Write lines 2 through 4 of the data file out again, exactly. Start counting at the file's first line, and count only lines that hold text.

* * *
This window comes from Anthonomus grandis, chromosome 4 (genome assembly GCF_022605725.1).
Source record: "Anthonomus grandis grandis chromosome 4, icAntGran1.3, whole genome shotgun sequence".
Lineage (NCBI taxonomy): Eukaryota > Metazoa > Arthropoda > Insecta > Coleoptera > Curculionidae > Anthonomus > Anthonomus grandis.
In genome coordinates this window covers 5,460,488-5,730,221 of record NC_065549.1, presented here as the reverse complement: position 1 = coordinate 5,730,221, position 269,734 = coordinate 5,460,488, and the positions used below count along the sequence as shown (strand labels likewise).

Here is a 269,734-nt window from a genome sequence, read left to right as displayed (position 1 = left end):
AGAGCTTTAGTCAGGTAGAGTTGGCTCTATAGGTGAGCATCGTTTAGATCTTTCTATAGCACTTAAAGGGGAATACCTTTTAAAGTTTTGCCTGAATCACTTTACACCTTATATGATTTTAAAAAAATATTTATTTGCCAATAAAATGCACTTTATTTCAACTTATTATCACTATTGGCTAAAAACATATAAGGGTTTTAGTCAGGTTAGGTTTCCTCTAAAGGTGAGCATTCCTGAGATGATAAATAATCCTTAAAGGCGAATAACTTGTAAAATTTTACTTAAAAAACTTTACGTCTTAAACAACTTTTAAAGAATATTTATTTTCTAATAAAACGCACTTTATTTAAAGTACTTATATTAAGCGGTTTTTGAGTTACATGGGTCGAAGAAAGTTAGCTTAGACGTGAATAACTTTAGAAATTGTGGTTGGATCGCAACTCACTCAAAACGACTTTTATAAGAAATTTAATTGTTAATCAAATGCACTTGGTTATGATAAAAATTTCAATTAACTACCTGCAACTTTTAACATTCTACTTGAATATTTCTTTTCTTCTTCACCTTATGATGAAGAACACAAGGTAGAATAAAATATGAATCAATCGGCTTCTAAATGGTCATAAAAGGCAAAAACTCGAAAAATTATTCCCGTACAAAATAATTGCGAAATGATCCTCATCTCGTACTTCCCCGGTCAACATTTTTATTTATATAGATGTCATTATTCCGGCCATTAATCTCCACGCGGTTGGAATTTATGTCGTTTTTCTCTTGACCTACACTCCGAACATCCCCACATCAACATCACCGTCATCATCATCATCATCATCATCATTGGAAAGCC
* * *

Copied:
Source record: "Anthonomus grandis grandis chromosome 4, icAntGran1.3, whole genome shotgun sequence".
Lineage (NCBI taxonomy): Eukaryota > Metazoa > Arthropoda > Insecta > Coleoptera > Curculionidae > Anthonomus > Anthonomus grandis.
In genome coordinates this window covers 5,460,488-5,730,221 of record NC_065549.1, presented here as the reverse complement: position 1 = coordinate 5,730,221, position 269,734 = coordinate 5,460,488, and the positions used below count along the sequence as shown (strand labels likewise).